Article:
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Papadaki, D.; , .; Assimakopoulos, M.N. Circularity and Energy Production in the Built Environment. Encyclopedia. Available online: https://encyclopedia.pub/entry/22959 (accessed on 23 June 2024).
Papadaki D,  , Assimakopoulos MN. Circularity and Energy Production in the Built Environment. Encyclopedia. Available at: https://encyclopedia.pub/entry/22959. Accessed June 23, 2024.
Papadaki, Dimitra, , Margarita Niki Assimakopoulos. "Circularity and Energy Production in the Built Environment" Encyclopedia, https://encyclopedia.pub/entry/22959 (accessed June 23, 2024).
Papadaki, D., , ., & Assimakopoulos, M.N. (2022, May 16). Circularity and Energy Production in the Built Environment. In Encyclopedia. https://encyclopedia.pub/entry/22959
Papadaki, Dimitra, et al. "Circularity and Energy Production in the Built Environment." Encyclopedia. Web. 16 May, 2022.
Circularity and Energy Production in the Built Environment
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Building materials, due to their mass and energy-consuming production processes, drastically increase the embodied energy of construction. There is a significant decrease in environmental impacts results from a shift to recycled materials in the construction phase, as well as from changing the landfill disposal method to recycling. In particular, it was found that the use of recycled building materials (such as recycled cement, metal, concrete, or glass) during the construction phase and recycling disposal methods lead to an overall decrease of impact up to 65%. 

circularity recycled materials building materials life cycle assessment renewable energy systems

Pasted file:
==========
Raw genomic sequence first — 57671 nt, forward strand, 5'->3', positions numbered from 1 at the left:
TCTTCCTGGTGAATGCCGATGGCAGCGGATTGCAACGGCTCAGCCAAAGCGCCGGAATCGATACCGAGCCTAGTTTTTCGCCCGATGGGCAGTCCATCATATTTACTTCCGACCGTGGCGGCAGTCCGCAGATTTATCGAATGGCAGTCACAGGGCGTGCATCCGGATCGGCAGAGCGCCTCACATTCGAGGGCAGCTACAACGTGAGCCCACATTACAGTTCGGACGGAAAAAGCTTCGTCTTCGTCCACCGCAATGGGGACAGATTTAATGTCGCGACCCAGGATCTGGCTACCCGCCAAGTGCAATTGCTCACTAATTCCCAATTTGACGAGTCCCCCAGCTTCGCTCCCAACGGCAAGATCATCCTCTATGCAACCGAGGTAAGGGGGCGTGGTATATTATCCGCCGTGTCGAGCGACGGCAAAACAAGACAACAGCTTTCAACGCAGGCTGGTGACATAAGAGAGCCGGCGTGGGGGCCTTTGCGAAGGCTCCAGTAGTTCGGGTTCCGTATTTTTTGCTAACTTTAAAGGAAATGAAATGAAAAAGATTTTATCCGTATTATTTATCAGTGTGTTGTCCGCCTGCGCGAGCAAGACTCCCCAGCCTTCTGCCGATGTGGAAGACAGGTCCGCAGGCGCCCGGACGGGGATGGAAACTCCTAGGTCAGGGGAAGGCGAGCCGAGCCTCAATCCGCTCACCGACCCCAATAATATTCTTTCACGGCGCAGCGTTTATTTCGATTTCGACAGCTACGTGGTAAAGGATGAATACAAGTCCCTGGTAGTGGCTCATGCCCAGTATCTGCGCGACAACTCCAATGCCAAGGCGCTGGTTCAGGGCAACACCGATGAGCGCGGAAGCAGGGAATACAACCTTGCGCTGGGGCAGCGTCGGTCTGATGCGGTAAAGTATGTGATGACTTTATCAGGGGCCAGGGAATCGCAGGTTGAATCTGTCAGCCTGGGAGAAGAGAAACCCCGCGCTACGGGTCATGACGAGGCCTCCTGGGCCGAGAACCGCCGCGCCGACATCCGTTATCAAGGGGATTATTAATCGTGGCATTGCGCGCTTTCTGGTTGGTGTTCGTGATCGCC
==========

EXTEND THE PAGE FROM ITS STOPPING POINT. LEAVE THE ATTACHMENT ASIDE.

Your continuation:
1. Introduction

Energy is consumed directly during building construction, use, and demolition while indirectly through producing and manufacturing of materials (embodied energy) used in building [1]. The building industry accounts for 40% of the energy consumption and ~50% of the greenhouse gas emissions in Europe [2][3][4][5]. The exploitation of natural resources, particularly non-renewable resources, for construction purposes leads to millions of tons of construction and demolition waste (CDW) every year. Since most countries have no specific processing plan for these materials, they are sent to landfills instead of being reused and recycled in new construction [6]. There is a high potential for reusing and recycling construction and demolition waste since most of its components have a high resource value. Furthermore, there is a reuse market for recycled aggregates derived from CDW in landscaping, road construction, cementitious mortars, and concrete [7].
The concept of the circular economy is proposed to change current production and consumption patterns that put a significant burden on our planet and its environmental capacity. This requires not only closing loops by reusing ‘waste’ and resources but also slowing material loops by developing long-lasting reusable products [8][9]. While the concept of circular economy is the process of obtaining global momentum in politics, business, and academia, the knowledge and tools for bringing it into practice still largely need to be developed, especially for the building sector [10][11]. According to the IPCC [12], buildings accounted for 32% of total global final energy use in 2010. Moreover, the building industry consumes 40% of the materials entering the global economy, while only an estimated 20–30% of these materials are recycled or reused at the end of a building’s life [13][14].